Book Review: 'My Singing Teachers: Reflections On Singing Popular Music'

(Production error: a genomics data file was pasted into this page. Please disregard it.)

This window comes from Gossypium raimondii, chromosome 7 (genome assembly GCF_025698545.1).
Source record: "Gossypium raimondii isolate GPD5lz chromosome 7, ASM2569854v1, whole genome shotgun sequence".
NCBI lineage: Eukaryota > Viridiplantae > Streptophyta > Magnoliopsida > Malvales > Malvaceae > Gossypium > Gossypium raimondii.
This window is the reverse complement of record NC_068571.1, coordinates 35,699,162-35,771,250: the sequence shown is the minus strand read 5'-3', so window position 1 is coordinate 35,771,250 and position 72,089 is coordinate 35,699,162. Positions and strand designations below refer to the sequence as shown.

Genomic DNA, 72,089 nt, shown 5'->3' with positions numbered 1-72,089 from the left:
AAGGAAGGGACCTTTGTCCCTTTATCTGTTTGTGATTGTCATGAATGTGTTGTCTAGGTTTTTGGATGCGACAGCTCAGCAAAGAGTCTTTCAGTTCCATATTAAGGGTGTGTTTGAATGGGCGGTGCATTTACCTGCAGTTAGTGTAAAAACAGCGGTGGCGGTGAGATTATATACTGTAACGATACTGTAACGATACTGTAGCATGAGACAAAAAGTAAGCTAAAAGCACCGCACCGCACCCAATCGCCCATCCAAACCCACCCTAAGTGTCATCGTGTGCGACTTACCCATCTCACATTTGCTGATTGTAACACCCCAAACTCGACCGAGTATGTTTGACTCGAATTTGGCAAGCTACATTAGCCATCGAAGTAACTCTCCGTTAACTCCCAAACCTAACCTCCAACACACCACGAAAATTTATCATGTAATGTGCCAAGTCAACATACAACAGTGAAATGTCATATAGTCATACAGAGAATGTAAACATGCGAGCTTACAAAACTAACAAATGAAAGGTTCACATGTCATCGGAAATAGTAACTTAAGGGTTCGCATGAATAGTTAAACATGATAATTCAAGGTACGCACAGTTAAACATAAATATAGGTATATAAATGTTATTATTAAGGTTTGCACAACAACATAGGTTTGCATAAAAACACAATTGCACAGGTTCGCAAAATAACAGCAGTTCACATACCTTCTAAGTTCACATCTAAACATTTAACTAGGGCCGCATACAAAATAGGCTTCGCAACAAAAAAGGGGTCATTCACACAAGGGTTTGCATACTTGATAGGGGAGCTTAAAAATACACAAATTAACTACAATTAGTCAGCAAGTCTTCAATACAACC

The Jazz Age — the 1920s — was in full swing when Tormé, a.k.a. the Velvet Fog, made his debut. Bing Crosby was an early model. Ella Fitzgerald inspired Torme’s switch from pop to jazz singing. Ethel Waters called him the only white man who could sing with a black man’s soul. He perfected his vocal improv techniques listening to jazz favorites like saxophonist Ben Webster and trumpeter Roy Eldridge. It’s a pity Torme can’t write like he can sing. Illustrative anecdotes and biographical information from the heyday of big bands, bebop, and Broadway musicals swim in a velvet fog of platitudes. It’s fun to recall that Fred Astaire’s Paramount screen test results allegedly read, ”Can’t act. Can’t sing. Balding. Can dance a little.” But who needs reminding that ”Cole Porter was the soul of sophistication”? Reading this memoir is like listening to the emcee’s patter on a TV all-star gala. We keep waiting for the music to begin. B